I have no problem with coding, in fact that was one of the big reasons I chose cocos2d-x over easier/safer choices like Unity, Unreal, because I didn’t want to do things visually. The benefit of something like Godot isn’t the editor, as nice as it is, it’s that you can accomplish so much with so little redundant coding because of what is built into the engine (again not the editor). None of the features that I’m thinking of exist in cocos2d-x nor do I see them being added because that would require focus and attention on the engine side.
The Editor is very important to us but we need the egine. You can’t have an editor without an engine. We have no plans to stop development on the engine or any of its pieces.
Not officially ending development on something is not the same thing as actively developing it.
There are a few books available via Packt. Some of them are good. Others not so good.
The last useful book that I see on packt is from years ago. The only recent one is by the Sonar Systems guy, and I found his videos to be unwatchable so I can only imagine how bad his books are.
So developers can choose to use a c++ engine that isn’t really being actively developed anymore or choose to make web games with a closed source editor… based on the same stunted c++ engine. Not great choices.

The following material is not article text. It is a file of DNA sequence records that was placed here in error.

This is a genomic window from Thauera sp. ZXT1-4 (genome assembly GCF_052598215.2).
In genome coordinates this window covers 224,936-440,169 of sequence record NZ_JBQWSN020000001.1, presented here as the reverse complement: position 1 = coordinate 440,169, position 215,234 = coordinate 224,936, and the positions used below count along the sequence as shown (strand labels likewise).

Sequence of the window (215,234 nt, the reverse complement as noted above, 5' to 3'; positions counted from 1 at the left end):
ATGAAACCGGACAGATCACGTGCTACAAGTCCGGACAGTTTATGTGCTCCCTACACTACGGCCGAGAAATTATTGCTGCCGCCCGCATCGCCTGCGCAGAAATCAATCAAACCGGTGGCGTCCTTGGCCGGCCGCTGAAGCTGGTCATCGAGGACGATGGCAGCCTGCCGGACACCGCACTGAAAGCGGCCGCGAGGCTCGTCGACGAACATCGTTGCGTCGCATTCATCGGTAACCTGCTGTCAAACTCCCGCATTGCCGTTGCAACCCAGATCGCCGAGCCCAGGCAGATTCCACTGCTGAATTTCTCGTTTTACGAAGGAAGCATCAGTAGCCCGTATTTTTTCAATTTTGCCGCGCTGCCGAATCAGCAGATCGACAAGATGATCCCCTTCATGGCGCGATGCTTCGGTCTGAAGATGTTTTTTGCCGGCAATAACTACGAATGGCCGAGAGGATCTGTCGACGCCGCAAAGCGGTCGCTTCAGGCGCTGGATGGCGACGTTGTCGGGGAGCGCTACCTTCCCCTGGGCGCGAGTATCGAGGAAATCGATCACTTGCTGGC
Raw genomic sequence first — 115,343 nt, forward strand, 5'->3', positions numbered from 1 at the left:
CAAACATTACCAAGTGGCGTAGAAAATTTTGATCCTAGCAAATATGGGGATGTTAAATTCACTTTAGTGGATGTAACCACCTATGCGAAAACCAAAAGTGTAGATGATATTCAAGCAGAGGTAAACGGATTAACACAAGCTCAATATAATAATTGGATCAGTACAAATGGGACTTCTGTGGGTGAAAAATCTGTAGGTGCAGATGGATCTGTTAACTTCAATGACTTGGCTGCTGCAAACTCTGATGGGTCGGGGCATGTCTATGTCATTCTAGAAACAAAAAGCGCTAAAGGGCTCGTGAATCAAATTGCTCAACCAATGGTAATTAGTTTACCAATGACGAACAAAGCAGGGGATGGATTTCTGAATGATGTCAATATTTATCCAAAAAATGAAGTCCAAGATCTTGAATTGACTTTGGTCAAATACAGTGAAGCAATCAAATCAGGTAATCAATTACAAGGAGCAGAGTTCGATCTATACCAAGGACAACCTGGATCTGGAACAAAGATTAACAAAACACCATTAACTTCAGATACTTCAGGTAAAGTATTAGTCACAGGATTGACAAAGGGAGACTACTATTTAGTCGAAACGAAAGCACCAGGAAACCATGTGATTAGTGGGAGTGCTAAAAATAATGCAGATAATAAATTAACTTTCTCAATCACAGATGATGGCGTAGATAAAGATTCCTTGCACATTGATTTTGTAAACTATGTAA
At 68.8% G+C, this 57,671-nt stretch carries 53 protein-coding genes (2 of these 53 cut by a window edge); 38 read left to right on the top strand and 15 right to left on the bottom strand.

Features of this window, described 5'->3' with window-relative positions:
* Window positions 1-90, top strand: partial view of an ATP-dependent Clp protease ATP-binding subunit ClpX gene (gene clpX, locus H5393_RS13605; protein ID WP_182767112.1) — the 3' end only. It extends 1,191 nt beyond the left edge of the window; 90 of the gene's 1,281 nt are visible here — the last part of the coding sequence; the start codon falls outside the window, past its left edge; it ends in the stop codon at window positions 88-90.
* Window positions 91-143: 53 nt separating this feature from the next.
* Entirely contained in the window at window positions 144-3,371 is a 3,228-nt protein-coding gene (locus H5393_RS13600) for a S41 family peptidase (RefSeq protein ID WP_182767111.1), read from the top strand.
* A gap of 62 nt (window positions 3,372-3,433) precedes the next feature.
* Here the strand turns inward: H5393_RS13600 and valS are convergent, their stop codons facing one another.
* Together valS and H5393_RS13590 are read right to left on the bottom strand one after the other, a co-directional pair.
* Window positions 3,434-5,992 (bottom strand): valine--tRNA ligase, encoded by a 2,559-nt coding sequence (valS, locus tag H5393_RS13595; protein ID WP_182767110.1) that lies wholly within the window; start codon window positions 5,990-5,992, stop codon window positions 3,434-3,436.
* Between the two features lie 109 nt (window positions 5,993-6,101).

I don’t envy you slackmoehrle, it’s got to be tough to keep explaining to people year-after-year that they don’t need to worry, that c++ isn’t going anywhere while simultaneously trying to explain away the obvious lack of any progress.
There are now too many great engine options to expect developers to just keep waiting and hoping that one of these years something good will happen with cocos2d-x.
To be clear, I’m critical because I care. I loved cocos2d-x and was excited by the direction of things when version 3 was released, there seemed to be so much momentum. Then the switch in focus to the editor, the layoffs, loss of Ricardo, and the inevitable lack of progress. I’m just sad for the project at this point.